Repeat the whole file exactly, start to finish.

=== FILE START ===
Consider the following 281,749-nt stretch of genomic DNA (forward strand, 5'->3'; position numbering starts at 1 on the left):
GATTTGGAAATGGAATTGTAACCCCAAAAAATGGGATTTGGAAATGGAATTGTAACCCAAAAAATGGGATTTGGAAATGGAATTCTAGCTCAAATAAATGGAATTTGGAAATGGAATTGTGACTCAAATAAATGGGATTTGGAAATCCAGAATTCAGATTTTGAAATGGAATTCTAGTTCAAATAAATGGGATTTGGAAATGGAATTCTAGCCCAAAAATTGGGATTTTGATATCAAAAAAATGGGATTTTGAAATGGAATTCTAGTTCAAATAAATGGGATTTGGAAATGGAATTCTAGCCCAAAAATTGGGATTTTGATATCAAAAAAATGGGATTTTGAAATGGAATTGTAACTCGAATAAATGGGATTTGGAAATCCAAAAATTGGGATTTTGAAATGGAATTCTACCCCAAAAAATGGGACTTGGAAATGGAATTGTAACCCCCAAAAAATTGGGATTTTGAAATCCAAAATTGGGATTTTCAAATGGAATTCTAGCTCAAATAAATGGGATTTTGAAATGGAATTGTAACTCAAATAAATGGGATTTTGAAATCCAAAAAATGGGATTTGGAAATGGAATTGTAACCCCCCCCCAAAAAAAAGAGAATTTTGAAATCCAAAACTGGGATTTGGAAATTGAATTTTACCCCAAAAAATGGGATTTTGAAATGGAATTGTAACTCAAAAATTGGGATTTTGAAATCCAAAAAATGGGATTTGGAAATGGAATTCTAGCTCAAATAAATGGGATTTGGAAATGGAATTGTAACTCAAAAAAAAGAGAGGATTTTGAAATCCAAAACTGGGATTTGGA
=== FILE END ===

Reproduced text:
Consider the following 281,749-nt stretch of genomic DNA (forward strand, 5'->3'; position numbering starts at 1 on the left):
GATTTGGAAATGGAATTGTAACCCCAAAAAATGGGATTTGGAAATGGAATTGTAACCCAAAAAATGGGATTTGGAAATGGAATTCTAGCTCAAATAAATGGAATTTGGAAATGGAATTGTGACTCAAATAAATGGGATTTGGAAATCCAGAATTCAGATTTTGAAATGGAATTCTAGTTCAAATAAATGGGATTTGGAAATGGAATTCTAGCCCAAAAATTGGGATTTTGATATCAAAAAAATGGGATTTTGAAATGGAATTCTAGTTCAAATAAATGGGATTTGGAAATGGAATTCTAGCCCAAAAATTGGGATTTTGATATCAAAAAAATGGGATTTTGAAATGGAATTGTAACTCGAATAAATGGGATTTGGAAATCCAAAAATTGGGATTTTGAAATGGAATTCTACCCCAAAAAATGGGACTTGGAAATGGAATTGTAACCCCCAAAAAATTGGGATTTTGAAATCCAAAATTGGGATTTTCAAATGGAATTCTAGCTCAAATAAATGGGATTTTGAAATGGAATTGTAACTCAAATAAATGGGATTTTGAAATCCAAAAAATGGGATTTGGAAATGGAATTGTAACCCCCCCCCAAAAAAAAGAGAATTTTGAAATCCAAAACTGGGATTTGGAAATTGAATTTTACCCCAAAAAATGGGATTTTGAAATGGAATTGTAACTCAAAAATTGGGATTTTGAAATCCAAAAAATGGGATTTGGAAATGGAATTCTAGCTCAAATAAATGGGATTTGGAAATGGAATTGTAACTCAAAAAAAAGAGAGGATTTTGAAATCCAAAACTGGGATTTGGA